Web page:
Rachael Bay (PI)

I am interested in how human actions impact evolutionary trajectories. I work in broad range of taxa, but my main study systems are marine organisms and migratory birds.


Nicole Adams (Postdoc)

Broadly, I am interested in understanding variation in natural populations. My dissertation examined the effects of demographic changes on genetic diversity, specifically in the threatened Channel Island fox, by conducting an exome capture on DNA extracted from museum tissue and blood samples. I am currently working on climate-associated genetic variation in North American migratory songbirds in collaboration with the Bird Genoscape Project.

Twitter: @adams_ne


Lauren Schiebelhut (Postdoc)

With range-wide sampling and whole genome sequencing I am exploring the relationships between genomic, phenotypic, and environmental variation in the ecologically important eelgrass, Zostera marina.


Twitter: @LMSchiebelhut


Google Scholar

Leslie Herrera (PhD Student - IGG)

I am a PhD student in the Integrative Genetics and Genomics Graduate Group at UC Davis. My research interests are understanding the interactions between heritable genetic variation and thermal tolerance plasticity. My study system is coral. Understanding this mechanistic link is important in this system because corals are sessile animals that must be able to cope with their rapidly changing environment due to climate change. When not in the lab, I am cooking, working out, or working on projects from my microcontroller kit.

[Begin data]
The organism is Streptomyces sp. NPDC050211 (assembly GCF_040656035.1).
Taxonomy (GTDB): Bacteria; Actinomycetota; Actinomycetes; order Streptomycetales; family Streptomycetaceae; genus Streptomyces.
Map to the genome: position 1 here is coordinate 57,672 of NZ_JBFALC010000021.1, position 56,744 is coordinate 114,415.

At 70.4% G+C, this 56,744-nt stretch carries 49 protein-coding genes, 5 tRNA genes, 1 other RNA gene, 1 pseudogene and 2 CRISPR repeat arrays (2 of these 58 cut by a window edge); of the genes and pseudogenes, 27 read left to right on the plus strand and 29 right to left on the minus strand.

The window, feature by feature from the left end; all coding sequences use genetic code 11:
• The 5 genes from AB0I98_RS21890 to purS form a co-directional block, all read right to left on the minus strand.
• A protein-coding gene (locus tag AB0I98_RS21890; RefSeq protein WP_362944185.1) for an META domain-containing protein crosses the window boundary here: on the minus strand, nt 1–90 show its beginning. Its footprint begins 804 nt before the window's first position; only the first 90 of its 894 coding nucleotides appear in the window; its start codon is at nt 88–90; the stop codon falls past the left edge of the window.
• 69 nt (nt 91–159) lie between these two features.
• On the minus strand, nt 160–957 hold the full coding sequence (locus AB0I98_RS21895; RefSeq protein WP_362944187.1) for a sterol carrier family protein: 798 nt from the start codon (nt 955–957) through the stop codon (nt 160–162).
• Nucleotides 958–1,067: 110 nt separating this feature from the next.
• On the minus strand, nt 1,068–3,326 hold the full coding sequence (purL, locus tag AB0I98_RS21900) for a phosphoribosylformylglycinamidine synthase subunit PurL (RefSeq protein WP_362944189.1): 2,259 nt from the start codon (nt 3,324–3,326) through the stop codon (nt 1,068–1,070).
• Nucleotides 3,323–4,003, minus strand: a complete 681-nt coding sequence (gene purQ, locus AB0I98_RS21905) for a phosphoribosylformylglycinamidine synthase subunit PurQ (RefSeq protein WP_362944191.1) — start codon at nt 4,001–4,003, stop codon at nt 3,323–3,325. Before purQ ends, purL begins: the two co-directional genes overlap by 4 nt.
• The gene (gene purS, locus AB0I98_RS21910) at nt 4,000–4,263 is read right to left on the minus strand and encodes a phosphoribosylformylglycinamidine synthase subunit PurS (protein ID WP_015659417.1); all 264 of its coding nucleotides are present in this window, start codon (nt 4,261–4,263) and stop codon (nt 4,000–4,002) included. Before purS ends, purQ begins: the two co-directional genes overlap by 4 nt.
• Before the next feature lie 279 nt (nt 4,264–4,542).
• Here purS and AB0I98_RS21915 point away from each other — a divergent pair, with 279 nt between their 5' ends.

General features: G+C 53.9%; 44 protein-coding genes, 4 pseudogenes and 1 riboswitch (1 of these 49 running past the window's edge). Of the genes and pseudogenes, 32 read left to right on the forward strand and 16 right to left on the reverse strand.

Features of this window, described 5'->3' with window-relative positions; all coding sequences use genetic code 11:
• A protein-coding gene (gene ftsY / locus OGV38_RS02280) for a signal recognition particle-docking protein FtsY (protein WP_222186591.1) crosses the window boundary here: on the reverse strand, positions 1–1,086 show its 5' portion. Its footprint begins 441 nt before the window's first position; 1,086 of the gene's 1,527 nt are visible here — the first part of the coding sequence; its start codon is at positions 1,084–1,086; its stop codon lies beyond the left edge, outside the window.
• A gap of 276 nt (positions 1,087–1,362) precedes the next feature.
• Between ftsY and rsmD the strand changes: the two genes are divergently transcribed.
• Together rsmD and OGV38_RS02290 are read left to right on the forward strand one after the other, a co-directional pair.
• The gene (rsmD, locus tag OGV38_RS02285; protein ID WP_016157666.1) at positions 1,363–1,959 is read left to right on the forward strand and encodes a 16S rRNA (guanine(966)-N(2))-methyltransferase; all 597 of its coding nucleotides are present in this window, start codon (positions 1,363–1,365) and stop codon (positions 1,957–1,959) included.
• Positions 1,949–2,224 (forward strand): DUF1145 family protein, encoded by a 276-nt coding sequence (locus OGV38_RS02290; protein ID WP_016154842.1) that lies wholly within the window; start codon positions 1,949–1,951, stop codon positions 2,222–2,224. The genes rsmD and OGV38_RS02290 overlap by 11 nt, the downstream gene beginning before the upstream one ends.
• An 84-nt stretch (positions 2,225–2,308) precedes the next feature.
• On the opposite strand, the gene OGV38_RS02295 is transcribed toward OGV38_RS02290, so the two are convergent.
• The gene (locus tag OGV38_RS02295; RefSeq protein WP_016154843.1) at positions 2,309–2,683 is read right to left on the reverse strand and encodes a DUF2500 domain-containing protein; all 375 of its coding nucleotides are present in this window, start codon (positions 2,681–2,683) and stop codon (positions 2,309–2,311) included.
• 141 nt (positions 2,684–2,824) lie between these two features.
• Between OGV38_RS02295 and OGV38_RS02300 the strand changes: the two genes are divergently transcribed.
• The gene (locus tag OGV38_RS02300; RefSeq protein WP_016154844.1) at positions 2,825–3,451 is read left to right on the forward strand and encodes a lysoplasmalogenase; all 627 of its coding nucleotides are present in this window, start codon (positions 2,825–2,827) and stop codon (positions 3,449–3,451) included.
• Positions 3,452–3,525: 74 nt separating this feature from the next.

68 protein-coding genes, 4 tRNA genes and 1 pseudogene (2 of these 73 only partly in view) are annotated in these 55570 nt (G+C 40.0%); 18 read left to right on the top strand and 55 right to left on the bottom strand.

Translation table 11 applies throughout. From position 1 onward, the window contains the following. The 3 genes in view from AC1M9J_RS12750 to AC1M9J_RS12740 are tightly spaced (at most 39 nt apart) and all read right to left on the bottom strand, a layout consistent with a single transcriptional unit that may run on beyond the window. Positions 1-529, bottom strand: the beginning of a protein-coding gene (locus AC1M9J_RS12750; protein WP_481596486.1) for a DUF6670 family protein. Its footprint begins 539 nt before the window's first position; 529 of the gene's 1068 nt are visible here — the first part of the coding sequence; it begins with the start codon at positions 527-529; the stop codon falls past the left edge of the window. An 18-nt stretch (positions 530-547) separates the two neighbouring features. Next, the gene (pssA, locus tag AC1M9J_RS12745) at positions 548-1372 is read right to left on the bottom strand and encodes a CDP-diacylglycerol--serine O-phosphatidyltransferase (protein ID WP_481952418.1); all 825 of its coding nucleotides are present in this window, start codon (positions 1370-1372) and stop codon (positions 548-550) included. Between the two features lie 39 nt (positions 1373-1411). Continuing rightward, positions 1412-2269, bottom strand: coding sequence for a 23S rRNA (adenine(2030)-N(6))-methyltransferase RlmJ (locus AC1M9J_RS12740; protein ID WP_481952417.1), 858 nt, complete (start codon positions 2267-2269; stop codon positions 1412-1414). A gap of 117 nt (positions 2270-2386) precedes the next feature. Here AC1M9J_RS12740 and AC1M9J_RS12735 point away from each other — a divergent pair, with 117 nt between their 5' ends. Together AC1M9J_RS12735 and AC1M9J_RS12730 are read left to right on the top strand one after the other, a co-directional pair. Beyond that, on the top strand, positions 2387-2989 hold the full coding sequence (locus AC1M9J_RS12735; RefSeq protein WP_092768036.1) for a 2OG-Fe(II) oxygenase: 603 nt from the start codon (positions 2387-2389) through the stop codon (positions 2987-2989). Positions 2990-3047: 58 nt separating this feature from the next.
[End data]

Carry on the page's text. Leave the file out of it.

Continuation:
Brooke Benson (PhD Student - PBGG)

I am a first year Ph.D. student in the Population Biology Graduate Group and Sustainable Oceans NRT Trainee. I am broadly interested in understanding how the world’s oceans are responding to anthropogenic disturbance, with my past work focusing on the role of temperature variation in coral thermal tolerance. I am passionate about engaging broader communities with science, encouraging society to evaluate how we relate to and interact with the environment, and understanding how marine ecosystems function in a changing world.


Twitter: @bebenson9


Madison Armstrong (PhD Student - PBGG)

I am a PhD student in the Population Biology Graduate (PBG) Group at UC Davis and I am broadly interested in adaptation, urban evolution and environmental influence on the genome and epigenome. More specifically, I am interested in how marine invertebrates adapt to human-induced environmental change such as pollution or other anthropogenic stressors in urban environments. Outside of research, I enjoy participating in science outreach events, increasing my plant collection, and boxing.

Twitter: @chattymaddie_